Bestselling author of The Color of Law: A Forgotten History of How Our Government Segregated America (2017), Dr. Richard Rothstein, was the keynote speaker for the 2018 Ohio Fair Housing Summit held in downtown Toledo on September 20, to educate the public about the purposefully racist policies beginning in the early 20th century that have led to today’s segregated neighborhoods.
A history lesson
Unlike many forms of segregation in our nation’s history that have been obvious—whites-only drinking fountains and segregated buses, for example—segregated neighborhoods are often viewed by the public as being incidental, or de facto, segregation. That, Rothstein explains in this book, is “a forgotten history.”
“I think we’ve developed a rationalization to excuse ourselves from doing something that otherwise we would know we’d have to do,” Rothstein said, “and that is to undo the unconstitutional policies that created these racial boundaries.”
The United States’ history of segregating neighborhoods is as old as its involvement in housing. President Franklin Roosevelt’s administration inherited many of the racial policies established two decades before by his segregationist predecessor (Woodrow Wilson) and, with the expansion of government through the New Deal, allowed unconstitutional policies to be implemented.
Rothstein said that our government’s involvement in segregation used to be well-known, but “scholars stopped writing about this in the mid-1990s.” When he read a 2007 Supreme Court decision that prohibited school districts from desegregating, he
began the extensive research that led to his book.
“I was stunned,” Rothstein said. “I had known these individual instances, but I also had called it de facto segregation just like everybody else did. After this research, I realized
this was systematic policy on all levels of government designed to segregate the country.”
The systematic policies he refers to as examples include highways being built to create barriers between white and black communities, or even to destroy black communities that were thought to be too close to white business districts. Other instances include redlining (banks denying home loans in neighborhoods of color) and not allowing African Americans to move in to white neighborhoods. The wealth gap that has been created between white and black Americans is astounding: while African Americans earn 60% of the aggregate income made by white Americans, they have only 10% of their wealth, Rothstein explained.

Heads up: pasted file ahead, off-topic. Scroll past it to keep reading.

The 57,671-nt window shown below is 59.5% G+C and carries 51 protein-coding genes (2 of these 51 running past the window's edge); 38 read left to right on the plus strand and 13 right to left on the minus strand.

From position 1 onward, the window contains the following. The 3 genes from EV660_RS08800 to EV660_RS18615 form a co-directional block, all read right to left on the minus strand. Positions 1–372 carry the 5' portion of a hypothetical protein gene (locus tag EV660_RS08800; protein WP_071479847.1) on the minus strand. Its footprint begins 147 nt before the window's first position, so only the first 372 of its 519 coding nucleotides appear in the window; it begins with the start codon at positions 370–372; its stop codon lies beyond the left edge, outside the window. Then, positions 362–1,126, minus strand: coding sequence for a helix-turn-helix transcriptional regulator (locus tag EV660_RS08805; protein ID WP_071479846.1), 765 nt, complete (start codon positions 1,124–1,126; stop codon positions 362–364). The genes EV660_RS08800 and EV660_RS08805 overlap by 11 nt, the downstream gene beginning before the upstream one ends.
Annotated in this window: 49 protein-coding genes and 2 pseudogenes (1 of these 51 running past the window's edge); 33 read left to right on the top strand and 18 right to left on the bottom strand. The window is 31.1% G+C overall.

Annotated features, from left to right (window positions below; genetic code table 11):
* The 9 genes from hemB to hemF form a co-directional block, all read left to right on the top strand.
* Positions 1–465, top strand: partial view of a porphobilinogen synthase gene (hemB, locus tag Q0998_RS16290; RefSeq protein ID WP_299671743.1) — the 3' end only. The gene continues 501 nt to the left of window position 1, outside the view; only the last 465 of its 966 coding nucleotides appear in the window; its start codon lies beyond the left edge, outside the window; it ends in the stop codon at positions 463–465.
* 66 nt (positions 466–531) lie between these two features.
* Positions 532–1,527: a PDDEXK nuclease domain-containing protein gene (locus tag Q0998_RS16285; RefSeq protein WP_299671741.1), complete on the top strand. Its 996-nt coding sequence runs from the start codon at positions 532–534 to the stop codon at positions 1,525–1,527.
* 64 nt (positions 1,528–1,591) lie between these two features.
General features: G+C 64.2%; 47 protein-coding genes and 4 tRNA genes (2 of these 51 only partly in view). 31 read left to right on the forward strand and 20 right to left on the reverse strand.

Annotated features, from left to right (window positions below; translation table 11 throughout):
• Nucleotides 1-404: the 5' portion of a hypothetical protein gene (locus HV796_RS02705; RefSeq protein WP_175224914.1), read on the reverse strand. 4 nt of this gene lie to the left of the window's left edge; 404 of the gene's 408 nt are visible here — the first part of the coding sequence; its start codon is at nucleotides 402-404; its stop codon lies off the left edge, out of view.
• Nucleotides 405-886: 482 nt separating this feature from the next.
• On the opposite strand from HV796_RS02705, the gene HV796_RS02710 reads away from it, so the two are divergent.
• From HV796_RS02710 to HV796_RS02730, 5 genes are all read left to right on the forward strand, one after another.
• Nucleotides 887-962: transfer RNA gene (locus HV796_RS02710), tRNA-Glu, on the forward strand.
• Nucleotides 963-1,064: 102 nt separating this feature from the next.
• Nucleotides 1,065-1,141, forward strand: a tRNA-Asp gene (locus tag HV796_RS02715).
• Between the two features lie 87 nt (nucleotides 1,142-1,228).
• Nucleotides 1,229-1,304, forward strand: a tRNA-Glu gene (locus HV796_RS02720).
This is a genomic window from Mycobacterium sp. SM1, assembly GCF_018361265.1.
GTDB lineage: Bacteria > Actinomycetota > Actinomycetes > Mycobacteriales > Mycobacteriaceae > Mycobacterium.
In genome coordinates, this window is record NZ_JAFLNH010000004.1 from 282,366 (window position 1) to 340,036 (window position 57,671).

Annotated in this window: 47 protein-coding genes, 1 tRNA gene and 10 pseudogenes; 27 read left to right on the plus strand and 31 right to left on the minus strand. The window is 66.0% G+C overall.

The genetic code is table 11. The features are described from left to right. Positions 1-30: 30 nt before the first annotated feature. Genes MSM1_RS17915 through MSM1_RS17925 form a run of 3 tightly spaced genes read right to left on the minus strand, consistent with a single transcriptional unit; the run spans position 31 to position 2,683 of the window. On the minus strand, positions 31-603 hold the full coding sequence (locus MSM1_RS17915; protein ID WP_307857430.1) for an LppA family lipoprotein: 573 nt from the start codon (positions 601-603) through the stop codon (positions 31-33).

“You would think that people with similar incomes would have similar savings,” Rothstein said. “It is a direct result of unconstitutional federal housing policies in the mid-20th century. Wealth is a much more important determinant of economic security than income.”
Having home equity and savings gets people through the tough times. They can pass that wealth on to their children. It enables them to weather life’s storms.
Rothstein also points to discriminatory practices by landlords today that are still legal in most communities, like denying housing to Section 8 voucher holders. In Toledo those denials take place and the Fair Housing Center is trying to address it.
“The challenge in all of these (issues) is a more public understanding of the origins of this, so that people don’t think segregation is the fault of African Americans,” Rothstein said, adding that segregated neighborhoods didn’t happen by accident, and they won’t become desegregated without enacting policies to fix the problem.